New life in Canada for family that helped Edward Snowden flee to Hong Kong

·3 min read

MONTREAL — A family that helped shelter whistleblower Edward Snowden in Hong Kong in 2013 has landed in Canada and is looking forward to beginning an "extraordinarily normal life" in Montreal, says a refugee advocacy group.

Marc-André Séguin with For the Refugees said Supun Thilina Kellapatha, Nadeeka Dilrukshi Nonis and their children, Sethumdi and Dinath, are settling into their new apartment in the city after arriving Tuesday night from Toronto.

Séguin, who is also a lawyer, said the family is jet-lagged and exhausted but thrilled to have been granted asylum.

"After years and years of waiting, to finally see the light at the end of the tunnel, to finally have the expectation of a better life, of safety and of having their stateless children recognized and acknowledged by a state was a tremendous moment for them," Séguin said Wednesday in an interview.

The family's arrival in Canada is the culmination of a long saga going back to 2013.

The family members are among the seven people dubbed "guardian angels" who offered help and shelter to Snowden when he fled to Hong Kong after leaking classified documents from the U.S. National Security Agency, which exposed the scope of massive government surveillance operations.

Séguin said the helpers were all asylum seekers from Sri Lanka and the Philippines. While their involvement was originally kept quiet, he said the 2016 film "Snowden," directed by Oliver Stone, brought them notoriety and made the process of claiming official refugee status — which is already extremely difficult in Hong Kong — nearly impossible.

The aid group ultimately decided on Quebec as a destination, Séguin said, because it's safe and because the province has a program that accepts privately sponsored refugees without requiring they get official designation from the United Nations refugee agency, UNHCR.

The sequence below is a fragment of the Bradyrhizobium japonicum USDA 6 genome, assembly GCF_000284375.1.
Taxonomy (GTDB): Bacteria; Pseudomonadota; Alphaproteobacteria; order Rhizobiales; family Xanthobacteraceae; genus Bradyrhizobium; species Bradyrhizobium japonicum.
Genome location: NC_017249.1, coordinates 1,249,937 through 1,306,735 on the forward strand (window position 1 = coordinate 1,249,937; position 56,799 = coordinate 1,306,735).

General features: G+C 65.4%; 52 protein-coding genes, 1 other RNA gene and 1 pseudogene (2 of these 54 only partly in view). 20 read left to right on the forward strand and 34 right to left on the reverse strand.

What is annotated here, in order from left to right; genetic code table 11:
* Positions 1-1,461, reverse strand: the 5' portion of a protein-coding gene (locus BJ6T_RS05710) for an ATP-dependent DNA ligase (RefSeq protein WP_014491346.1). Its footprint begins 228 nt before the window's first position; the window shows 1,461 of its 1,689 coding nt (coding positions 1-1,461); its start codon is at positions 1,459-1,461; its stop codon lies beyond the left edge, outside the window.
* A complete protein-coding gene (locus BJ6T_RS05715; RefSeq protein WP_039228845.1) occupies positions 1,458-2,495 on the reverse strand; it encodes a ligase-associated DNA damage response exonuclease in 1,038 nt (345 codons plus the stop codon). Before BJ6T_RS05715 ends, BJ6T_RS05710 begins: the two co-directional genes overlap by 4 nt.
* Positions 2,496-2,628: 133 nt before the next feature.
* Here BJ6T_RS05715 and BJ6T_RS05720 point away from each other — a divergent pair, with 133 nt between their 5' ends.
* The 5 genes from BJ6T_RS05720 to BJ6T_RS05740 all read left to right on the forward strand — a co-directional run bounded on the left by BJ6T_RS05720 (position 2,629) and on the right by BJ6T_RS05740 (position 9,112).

Two of the other "Snowden refugees" — Vanessa Rodel and her daughter Keana — landed in Montreal in 2019, and the last remaining member of the group remains in Hong Kong awaiting approval to come to Canada.

Snowden said on Twitter Tuesday the family's arrival is "the best news I've heard in a long, long time," and he thanked those that helped the family.

"We need to bring one more home before we can say we're done, but I cannot thank you enough for bringing us this far," he wrote. Séguin would not confirm whether Snowden has direct contact with any of the families.

Séguin said the new arrivals are looking forward to an "extraordinarily normal life" that includes being able to work and go to school, and the children, aged five and almost 10, getting their first photo IDs.

"They'll get to open bank accounts, they'll get to work," he said. "The children are acknowledged by a state for the first time in their life. They'll have their first photo IDs.

"All these day-to-day mundane things we all take for granted but for them are really extraordinary right now."

The lawyer said the good news of the family's arrival is overshadowed by the fact the final member of the group, Ajith Pushpakumara, remains in Hong Kong in a situation he described as "fragile."

Séguin said the group doesn't understand why it has taken the Canadian government so long to approve the claims, which were filed in early 2017, nor why some members of the group have been approved more quickly than others.

"Canada did an extraordinary thing in admitting six of the seven Snowden refugees," he said. "It's time to do one more thing and let the seventh one in as soon as possible."

This report by The Canadian Press was first published Sept. 29, 2021.

Morgan Lowrie, The Canadian Press

Our goal is to create a safe and engaging place for users to connect over interests and passions. In order to improve our community experience, we are temporarily suspending article commenting